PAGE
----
Big star. Big story. Big budget.
Yet “Valkyrie” has all the dramatic oomph of a History Channel re-enactment.
The new Tom Cruise/Bryan Singer movie isn’t bad. But it isn’t good.
Based on one of the lesser-known stories of World War II — a conspiracy of German officers to assassinate Adolf Hitler with a suitcase bomb — “Valkyrie” stars Cruise as Claus von Stauffenberg, an aristocrat whose tolerance of Nazi crimes and incompetence has hit the breaking point.
In an early scene set in North Africa we see Col. von Stauffenberg disobeying orders that would sacrifice his troops for no purpose. He’d rather have them retreat to fight when they have a chance of winning.
But his command is decimated in an attack by Allied aircraft, and von Stauffenberg loses an eye, his right hand and a couple of fingers on the left.
Detailed to a desk job, he is sucked into a percolating anti-Hitler conspiracy where he quickly becomes the voice for action. He goads his fellow plotters into initiating Operation Valkyrie, a plan to kill Hitler and seize control of the German government from the Nazi Party by mobilizing reserve forces stationed in Berlin. The new government can then sue for peace.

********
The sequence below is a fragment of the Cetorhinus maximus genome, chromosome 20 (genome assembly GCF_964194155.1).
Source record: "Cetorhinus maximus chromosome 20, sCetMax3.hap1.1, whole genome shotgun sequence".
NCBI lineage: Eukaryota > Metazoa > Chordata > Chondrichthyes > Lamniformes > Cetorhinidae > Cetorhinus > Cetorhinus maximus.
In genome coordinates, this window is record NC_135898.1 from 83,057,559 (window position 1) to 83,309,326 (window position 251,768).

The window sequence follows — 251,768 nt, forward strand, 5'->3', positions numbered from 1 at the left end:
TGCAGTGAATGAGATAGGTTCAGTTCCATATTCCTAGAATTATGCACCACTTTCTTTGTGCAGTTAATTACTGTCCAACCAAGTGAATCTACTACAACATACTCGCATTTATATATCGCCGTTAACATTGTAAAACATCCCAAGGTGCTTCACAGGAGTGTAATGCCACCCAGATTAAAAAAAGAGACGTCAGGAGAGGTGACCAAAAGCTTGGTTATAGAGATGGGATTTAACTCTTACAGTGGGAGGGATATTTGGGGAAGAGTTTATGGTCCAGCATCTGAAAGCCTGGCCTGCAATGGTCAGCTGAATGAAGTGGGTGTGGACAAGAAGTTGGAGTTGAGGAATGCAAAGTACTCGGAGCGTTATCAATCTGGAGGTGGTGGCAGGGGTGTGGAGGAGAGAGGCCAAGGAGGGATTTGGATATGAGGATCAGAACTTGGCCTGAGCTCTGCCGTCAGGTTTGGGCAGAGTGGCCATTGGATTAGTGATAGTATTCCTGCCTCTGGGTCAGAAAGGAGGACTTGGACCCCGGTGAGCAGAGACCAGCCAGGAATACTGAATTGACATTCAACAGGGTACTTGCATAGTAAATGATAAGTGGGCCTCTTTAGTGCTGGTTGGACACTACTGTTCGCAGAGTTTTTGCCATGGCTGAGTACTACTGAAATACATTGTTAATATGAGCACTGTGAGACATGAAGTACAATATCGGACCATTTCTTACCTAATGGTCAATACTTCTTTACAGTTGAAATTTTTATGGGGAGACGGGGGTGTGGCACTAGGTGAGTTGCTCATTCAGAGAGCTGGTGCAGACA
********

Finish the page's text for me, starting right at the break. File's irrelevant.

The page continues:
Like a police procedural, “Valkyrie” is obsessed with the details of the conspiracy — everything from how the bomb’s blasting caps must be crimped with pliers specially designed for von Stauffenberg’s mutilated hand to the subterfuges required to get Hitler to unwittingly sign a new directive that will allow the conspirators to control the army.
Military bigwigs are delicately approached to see if they’re willing to join the plotters, and there’s much argument and nervous hesitation about whether, how and when to strike.
“Valkyrie” has a deep supporting cast — Tom Wilkinson, Bill Nighy, Kenneth Branagh, Eddie Izzard and Terrence Stamp — but none makes much of an impression. Singer’s direction and the screenplay by Christopher McQuarrie and Nathan Alexander never step away from the conspiracy long enough for us to know them as people.
Even Cruise’s von Stauffenberg remains an enigma. We see him briefly with his wife and children (who will become fugitives if the plot fails), but mostly he’s a stiff, all-business militarist.
The real von Stauffenberg was a complex character — a nationalist who believed German military might had been squandered by the Nazis, a devout Roman Catholic who opposed Hitler’s coercion of the church, a moralist offended by Nazi views on racial superiority. But none of those motives come through here — like all the characters, he’s been reduced to a uniform.
“Valkyrie” does build some suspense when the assassination plot reaches its critical phase, and there’s a moment of jubilation when the conspirators think they’ve pulled it off.
History, of course, tells a different tale. Lots of money has been spent on “Valkyrie.” Singer periodically cuts away from the intimate conversations of the assassins to show hundreds of German troops racing around or standing in formation. The sets, costumes and props create an utterly believable environment.
Yet this fascinating slice of history never does come to life.